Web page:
How can the same Prime Minister who exploded with moral indignation over a decision by the former head of Australia Post to reward senior staff with watches for a job well done be as sanguine as Scott Morrison appears to be about sitting down around the cabinet table with an alleged rapist?
While Christine Holgate's actions were entirely legitimate, she was called upon to stand down during the course of an investigation and resigned her position two weeks later. Mr Morrison had described her actions as "appalling", "disgraceful" and "not on".
The disconnect between the moral stance he purported to adopt on that occasion and his apparent indifference to the allegations of rape against a senior member of his cabinet have left the Scott Morrison open to accusations of cold blooded pragmatism and a stunning degree of hypocrisy.
Unless Mr Morrison chooses to act there is a real possibility a person allegedly linked to a violent rape may escape any consequences for political convenience.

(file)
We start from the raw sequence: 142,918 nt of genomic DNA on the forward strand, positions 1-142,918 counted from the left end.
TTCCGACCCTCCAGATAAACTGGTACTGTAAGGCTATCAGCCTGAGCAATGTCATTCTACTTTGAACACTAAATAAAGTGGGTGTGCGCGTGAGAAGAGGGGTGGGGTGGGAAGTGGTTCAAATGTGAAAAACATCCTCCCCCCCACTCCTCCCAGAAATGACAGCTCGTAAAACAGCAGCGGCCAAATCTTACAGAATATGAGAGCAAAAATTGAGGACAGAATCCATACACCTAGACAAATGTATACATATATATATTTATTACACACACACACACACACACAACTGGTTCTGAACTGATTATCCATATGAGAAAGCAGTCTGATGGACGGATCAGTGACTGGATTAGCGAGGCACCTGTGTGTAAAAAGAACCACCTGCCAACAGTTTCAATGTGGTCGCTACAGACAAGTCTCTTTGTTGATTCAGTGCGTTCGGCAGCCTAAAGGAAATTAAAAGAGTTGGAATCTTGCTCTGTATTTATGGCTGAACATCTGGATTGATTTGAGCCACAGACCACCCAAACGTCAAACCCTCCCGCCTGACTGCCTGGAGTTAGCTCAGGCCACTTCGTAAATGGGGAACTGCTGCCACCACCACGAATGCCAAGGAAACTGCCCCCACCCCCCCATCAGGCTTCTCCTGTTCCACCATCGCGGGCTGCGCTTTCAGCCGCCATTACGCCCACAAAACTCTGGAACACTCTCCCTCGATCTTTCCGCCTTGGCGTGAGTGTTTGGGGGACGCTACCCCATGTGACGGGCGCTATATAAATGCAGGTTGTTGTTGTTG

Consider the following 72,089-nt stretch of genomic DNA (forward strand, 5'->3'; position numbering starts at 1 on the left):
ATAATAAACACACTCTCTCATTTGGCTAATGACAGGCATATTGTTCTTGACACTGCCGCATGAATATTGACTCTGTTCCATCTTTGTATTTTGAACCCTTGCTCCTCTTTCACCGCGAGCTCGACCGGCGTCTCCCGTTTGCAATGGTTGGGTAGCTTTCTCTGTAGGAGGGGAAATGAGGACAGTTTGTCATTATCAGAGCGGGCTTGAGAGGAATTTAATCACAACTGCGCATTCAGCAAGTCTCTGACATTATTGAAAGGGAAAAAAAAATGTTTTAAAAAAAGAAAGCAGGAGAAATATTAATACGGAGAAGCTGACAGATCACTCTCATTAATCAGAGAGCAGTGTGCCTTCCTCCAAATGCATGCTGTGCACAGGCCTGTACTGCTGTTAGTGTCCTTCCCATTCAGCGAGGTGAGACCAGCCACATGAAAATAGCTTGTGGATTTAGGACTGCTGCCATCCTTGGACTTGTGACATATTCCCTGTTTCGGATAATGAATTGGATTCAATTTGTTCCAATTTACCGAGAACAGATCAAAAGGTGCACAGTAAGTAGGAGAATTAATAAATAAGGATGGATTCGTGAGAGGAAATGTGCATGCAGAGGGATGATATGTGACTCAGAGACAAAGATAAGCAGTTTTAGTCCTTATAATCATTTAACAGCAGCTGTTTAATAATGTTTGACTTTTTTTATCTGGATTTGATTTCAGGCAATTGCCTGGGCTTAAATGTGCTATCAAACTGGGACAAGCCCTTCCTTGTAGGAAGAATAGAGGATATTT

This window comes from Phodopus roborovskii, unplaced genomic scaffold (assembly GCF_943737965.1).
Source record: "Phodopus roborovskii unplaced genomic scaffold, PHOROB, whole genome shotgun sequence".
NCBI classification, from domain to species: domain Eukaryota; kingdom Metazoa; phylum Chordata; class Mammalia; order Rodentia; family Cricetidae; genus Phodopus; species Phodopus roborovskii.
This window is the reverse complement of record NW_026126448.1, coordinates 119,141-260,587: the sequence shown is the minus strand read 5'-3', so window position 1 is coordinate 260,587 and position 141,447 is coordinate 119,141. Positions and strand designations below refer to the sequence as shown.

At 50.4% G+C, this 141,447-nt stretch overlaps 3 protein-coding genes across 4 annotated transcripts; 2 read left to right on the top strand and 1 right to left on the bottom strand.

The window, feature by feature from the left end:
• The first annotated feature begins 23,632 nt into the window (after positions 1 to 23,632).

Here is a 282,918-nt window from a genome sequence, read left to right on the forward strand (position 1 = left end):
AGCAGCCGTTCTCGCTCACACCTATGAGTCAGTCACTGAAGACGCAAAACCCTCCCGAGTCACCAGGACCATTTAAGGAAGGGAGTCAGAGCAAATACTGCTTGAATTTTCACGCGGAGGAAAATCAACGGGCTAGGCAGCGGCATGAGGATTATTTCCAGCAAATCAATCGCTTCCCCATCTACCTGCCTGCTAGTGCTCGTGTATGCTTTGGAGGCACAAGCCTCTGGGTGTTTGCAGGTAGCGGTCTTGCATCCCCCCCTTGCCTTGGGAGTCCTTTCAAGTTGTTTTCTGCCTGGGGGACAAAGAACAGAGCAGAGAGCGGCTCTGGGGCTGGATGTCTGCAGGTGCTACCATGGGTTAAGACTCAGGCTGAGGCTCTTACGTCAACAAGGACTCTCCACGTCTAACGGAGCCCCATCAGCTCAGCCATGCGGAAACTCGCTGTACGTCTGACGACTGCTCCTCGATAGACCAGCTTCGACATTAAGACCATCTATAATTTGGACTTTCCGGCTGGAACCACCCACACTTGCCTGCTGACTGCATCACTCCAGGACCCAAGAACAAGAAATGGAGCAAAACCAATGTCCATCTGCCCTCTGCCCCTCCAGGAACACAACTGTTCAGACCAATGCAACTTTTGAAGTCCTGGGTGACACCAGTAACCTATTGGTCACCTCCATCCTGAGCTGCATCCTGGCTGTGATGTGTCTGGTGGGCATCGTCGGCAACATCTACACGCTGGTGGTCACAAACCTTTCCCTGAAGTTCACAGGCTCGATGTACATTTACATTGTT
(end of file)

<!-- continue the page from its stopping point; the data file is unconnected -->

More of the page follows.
The irony is the 16 male members of the 22-strong federal cabinet are all now under a cloud of suspicion. Names are being bandied about with gay abandon and innocent people are at risk of reputational damage.
It would appear the only way this unfortunate state of affairs can be resolved is if the alleged perpetrator either comes forward of their own accord or is stood down by Mr Morrison pending an independent inquiry.
It is not enough for the PM to stand by his man and to say that the accused Cabinet Minister "absolutely rejects" the allegation. This is not something on which he should act as the judge and jury by accepting the word of the interested party at face value.
Another complication is that unless an independent inquiry is commissioned then the person at the centre of these allegations will never clear his name. The PM has a clear moral obligation to take steps to resolve this matter by exonerating the innocent and providing the alleged perpetrator an opportunity to mount a defence.
The only way to do that is by calling an independent inquiry; no matter how politically inconvenient. This is a matter of public interest and the public have a right to know.
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